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Dennis the Menace, 4/7/23

Last month I speculated on Henry Mitchell’s career status, based on my half-memory that he might be an engineer, and readers pointed me in some intriguing directions. In the 1950s/60s TV show, Henry works for Trask Engineering; on the fan-maintained Dennis the Menace wiki, we’re told that he’s a “a workaday aerospace engineer,” whereas on actual Wikipedia it says he’s “a workaday teacher at Dennis’s school,” which is clearly wrong (also I am desperate to understand why “workaday” appears in both those descriptions but I think I need to apply for a research grant so I can fully analyze the situation). Anyway, I’m going to take the preponderance of evidence here and accept that he’s an engineer, which makes Dennis turning to this total stranger for engineering advice all the more menacing, though based on Henry’s sidelong glance I assume these two are coworkers and he’s basically saying “See? I told you what a moron he is.”

Hi and Lois, 4/6/23

When I was in high school, our debate team hosted a tournament one year, and I was in charge of getting the trophies, and the time spent tracking down a trophy store and picking out the design and getting the orders in really rearranged the way I think about accolades like this. You can just buy a trophy or a medal that says anything you want! They don’t necessarily mean anything! Still, I appreciate today’s Hi and Lois as a corrective to this attitude, as it shows that if you get into buying and handing out trophies as a bit, your loved ones will get sick of your shit almost immediately.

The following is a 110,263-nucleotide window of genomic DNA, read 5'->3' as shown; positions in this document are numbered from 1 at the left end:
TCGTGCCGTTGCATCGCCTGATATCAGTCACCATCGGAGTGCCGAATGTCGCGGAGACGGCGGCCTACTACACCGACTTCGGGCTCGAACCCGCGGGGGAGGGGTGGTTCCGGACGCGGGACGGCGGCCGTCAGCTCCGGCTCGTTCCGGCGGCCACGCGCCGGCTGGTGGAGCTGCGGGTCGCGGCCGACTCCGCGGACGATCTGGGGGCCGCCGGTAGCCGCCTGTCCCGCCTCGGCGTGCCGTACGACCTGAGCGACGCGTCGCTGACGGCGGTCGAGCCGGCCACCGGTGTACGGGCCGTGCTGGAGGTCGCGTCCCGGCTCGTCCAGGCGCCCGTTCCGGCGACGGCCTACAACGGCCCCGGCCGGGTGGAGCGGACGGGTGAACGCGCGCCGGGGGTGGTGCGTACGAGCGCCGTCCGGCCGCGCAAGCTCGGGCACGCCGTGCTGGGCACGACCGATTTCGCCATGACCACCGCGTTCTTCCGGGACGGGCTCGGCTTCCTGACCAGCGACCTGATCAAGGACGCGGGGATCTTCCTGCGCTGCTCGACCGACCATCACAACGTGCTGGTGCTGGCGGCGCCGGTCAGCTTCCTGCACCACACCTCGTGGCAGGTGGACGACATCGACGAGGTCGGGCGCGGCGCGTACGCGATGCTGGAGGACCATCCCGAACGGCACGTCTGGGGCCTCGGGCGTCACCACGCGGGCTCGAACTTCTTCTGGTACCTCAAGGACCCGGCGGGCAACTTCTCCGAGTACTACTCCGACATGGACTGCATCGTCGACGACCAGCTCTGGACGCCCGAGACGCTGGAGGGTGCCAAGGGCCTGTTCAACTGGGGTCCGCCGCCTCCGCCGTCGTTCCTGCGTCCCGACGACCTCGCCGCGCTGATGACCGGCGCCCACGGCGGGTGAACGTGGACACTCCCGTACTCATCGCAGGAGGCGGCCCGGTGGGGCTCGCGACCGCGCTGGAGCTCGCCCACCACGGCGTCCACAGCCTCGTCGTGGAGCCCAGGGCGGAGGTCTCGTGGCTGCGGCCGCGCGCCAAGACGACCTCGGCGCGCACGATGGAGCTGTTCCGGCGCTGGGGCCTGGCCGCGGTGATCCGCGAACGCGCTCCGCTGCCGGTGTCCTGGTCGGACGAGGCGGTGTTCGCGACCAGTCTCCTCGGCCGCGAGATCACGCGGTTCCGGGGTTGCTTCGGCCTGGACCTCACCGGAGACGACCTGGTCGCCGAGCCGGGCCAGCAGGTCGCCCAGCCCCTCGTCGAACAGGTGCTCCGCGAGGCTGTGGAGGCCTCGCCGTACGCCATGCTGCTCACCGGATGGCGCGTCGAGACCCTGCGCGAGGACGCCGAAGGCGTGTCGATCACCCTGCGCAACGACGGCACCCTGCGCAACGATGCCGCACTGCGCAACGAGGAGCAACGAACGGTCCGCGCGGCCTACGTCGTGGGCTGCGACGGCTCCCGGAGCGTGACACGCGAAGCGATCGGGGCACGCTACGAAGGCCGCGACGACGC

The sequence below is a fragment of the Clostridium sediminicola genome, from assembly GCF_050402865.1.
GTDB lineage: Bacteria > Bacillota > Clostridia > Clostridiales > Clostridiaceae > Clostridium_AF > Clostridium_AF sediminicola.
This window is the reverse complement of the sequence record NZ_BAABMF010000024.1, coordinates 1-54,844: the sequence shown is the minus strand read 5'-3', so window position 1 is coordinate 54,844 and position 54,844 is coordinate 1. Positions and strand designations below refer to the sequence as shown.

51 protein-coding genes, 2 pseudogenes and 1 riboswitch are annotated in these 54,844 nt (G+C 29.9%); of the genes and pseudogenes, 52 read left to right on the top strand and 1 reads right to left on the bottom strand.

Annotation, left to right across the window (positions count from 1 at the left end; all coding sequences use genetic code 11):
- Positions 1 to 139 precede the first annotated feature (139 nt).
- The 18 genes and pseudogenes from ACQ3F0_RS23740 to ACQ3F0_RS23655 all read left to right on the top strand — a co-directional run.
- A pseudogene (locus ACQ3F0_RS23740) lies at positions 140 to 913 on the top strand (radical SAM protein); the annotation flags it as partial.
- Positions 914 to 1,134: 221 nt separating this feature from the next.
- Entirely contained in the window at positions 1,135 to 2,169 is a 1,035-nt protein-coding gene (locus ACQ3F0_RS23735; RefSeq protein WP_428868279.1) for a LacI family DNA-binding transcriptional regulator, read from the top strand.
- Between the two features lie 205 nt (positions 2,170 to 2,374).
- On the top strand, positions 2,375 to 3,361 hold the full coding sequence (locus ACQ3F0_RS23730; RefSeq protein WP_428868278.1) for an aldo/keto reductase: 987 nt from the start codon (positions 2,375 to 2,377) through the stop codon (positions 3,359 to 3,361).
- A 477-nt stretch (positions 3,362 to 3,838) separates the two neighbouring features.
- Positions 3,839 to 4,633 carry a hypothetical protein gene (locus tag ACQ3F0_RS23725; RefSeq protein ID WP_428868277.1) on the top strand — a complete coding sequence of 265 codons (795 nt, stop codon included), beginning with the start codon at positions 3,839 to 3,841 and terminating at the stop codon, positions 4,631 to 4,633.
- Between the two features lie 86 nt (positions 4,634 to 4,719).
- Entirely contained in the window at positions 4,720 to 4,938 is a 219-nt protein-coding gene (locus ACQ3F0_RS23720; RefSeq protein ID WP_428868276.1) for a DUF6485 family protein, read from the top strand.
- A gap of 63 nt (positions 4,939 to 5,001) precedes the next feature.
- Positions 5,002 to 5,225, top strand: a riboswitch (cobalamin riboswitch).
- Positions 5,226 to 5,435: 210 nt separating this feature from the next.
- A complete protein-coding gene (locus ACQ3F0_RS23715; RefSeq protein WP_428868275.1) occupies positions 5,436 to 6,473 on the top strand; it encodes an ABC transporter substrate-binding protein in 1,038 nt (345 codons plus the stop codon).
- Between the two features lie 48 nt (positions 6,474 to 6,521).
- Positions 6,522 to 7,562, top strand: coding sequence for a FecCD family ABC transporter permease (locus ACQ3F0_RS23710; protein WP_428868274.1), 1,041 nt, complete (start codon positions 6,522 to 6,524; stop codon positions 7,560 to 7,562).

Crock, 4/6/23

OK, fine, usually just slipping “[LATEST TECH FAD]” into a sentence at random and claiming it’s a punchline is something that sends me spinning into a rage, but this one somehow loops around all the way into being funny again. Like I’m laughing just imagining some callow teens that exist entirely in a boomer’s imagination brought to the brink of starvation and sullenly gnawing on their phones. “I love phone,” the teens say, refusing to make direct eye contact with adults in a forthright and masculine way. “Phone good.”